John Manly is a man who works as a groom and coachman at Birtwick Park. He has worked there since he was a young boy, and is very devoted to the Gordon family, who helped him and his sister after they were orphaned as young children. John is well-respected by Squire Gordon, and is paid good wages. John has great love and respect for animals, and comments one day that “he thought people did not value their animals half enough” (44). John values fairness and hard work, telling James Howard that “work and I are very good friends; I never was afraid of work yet” (59). However, he is also very compassionate and generous, and always tries to be kind, telling James that “there’s nothing like doing a kindness when ‘tis put in your way” (60).

John’s character remains stable and consistent throughout the novel; in fact, he takes pride in remaining morally consistent. John has a very strong sense of integrity and kindness; he tells James that “if [religion] does not teach them to be good and kind to man and beast, it is all a sham” (48). John becomes angry whenever he witnesses cruelty and ignorance, telling Tom Green that “don’t you know that [ignorance] is the worst thing in the world, next to wickedness?” (68). However, John is self-aware and capable of reflecting on his actions and admitting when he was wrong. Even when John is worried that Beauty might die due to Joe Green’s ignorance, he concedes that “if you think I am hard on the boy, I will try to give him a good word” (68). John parts with Beauty and Ginger after they move to Earlshall, and the separation marks one of Black Beauty’s early griefs.


Jerry Barker is a man who works as a cabdriver in London; he buys Black Beauty, who works for him for about three years. Jerry is good-humored, cheerful, and hardworking; Black Beauty describes him as “kind and good, and as strong for the right as John Manly” (130). Jerry is a very loving husband and father; he works hard, and only earns a modest living, but never complains, and always shows integrity and a sense of justice. Jerry is thoughtful and religious; he is never afraid to debate and discuss ideas with other people, but he also stands up for his own sense of what is right. For example, Jerry refuses to capitulate to a customer’s request that he drive his cab on Sundays, even though it would be lucrative for him to do so.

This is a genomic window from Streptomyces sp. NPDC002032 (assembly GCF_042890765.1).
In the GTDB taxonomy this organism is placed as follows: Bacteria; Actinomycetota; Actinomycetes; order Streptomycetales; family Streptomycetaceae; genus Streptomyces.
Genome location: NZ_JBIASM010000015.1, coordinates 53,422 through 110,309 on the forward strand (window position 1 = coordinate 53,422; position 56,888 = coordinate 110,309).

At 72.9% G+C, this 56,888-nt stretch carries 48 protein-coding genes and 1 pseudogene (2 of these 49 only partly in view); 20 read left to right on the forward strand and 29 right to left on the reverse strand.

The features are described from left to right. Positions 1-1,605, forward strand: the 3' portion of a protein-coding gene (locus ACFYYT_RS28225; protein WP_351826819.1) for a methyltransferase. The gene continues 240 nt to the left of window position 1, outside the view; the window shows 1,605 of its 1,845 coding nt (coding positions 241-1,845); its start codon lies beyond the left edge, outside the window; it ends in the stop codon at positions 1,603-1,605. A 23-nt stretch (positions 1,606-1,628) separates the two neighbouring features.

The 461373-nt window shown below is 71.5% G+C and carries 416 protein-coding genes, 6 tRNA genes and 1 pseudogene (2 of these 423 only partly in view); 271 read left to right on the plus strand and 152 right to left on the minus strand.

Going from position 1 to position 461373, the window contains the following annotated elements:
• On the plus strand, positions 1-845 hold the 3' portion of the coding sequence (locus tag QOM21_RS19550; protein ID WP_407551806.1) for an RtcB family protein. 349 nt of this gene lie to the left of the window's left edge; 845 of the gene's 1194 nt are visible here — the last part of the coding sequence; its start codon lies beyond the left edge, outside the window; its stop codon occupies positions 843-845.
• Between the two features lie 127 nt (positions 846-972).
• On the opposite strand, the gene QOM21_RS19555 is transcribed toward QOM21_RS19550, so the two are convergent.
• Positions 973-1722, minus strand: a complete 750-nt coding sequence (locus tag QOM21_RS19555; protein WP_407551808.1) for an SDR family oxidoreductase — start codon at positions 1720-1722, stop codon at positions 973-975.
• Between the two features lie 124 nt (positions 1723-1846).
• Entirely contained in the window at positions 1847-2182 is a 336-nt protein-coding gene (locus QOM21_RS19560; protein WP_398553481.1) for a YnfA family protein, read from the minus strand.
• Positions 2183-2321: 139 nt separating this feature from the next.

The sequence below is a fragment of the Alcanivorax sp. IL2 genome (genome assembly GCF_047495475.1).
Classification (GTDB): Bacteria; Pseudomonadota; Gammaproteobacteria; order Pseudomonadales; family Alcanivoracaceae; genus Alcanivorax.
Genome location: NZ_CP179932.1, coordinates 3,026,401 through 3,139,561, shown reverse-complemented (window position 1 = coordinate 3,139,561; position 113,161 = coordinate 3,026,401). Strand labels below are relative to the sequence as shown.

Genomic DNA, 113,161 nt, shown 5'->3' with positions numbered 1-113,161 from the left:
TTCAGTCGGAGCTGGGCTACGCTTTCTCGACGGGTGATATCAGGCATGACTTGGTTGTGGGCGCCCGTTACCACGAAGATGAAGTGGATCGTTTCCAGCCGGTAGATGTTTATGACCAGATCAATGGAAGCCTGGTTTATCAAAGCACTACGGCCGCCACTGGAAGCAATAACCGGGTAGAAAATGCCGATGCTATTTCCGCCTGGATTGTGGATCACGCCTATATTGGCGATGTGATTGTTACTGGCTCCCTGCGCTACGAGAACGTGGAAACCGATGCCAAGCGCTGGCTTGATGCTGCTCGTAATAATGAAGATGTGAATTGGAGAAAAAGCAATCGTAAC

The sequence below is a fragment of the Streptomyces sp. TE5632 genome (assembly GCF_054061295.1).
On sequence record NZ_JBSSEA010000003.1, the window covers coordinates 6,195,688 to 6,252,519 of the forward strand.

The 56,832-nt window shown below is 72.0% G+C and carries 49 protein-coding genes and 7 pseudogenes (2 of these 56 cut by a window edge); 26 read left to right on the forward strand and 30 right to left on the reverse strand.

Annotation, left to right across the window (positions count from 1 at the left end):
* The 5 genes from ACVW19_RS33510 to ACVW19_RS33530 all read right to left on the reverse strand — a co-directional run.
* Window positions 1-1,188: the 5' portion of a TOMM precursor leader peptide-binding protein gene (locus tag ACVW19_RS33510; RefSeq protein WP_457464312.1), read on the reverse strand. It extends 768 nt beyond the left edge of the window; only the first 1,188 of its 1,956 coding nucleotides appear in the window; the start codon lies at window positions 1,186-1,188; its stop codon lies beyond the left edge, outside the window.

Jerry’s character remains consistent throughout the novel, but readers do learn about a key event in his development that took place prior to the start of the plot. Jerry used to drink heavily, but he recognized that he needed to get sober, and he worked hard to do so. Jerry explains that, “my chains were broken, and now for ten years I have not tasted a drop” (166). Jerry’s character development reflects the theme of the Destructiveness of Alcohol Abuse, and also shows that characters are capable of growth and change. Jerry almost dies due to the selfish behavior of some wealthy customers, but once he recovers, he and his family move to the country. Jerry is too sick to say goodbye to Beauty, but Beauty does get to see his family before he is sold to a new owner.

Black Beauty Themes


The inherent goodness of animals is a key theme in the novel, and Sewell uses it as compelling evidence to support her argument that animals should be treated with kindness and care. By showing that animals are inherently good, loyal, and inclined to try to please humans, Sewell makes it almost impossible for anyone to justify mistreating them. The portrayal of the goodness of animals also makes the cruelty they experience even more horrifying because the theme creates contrast and highlights the injustice of the way animals are often treated. Sewell develops the theme of the inherent goodness of animals by showing animals displaying intuitive intelligence.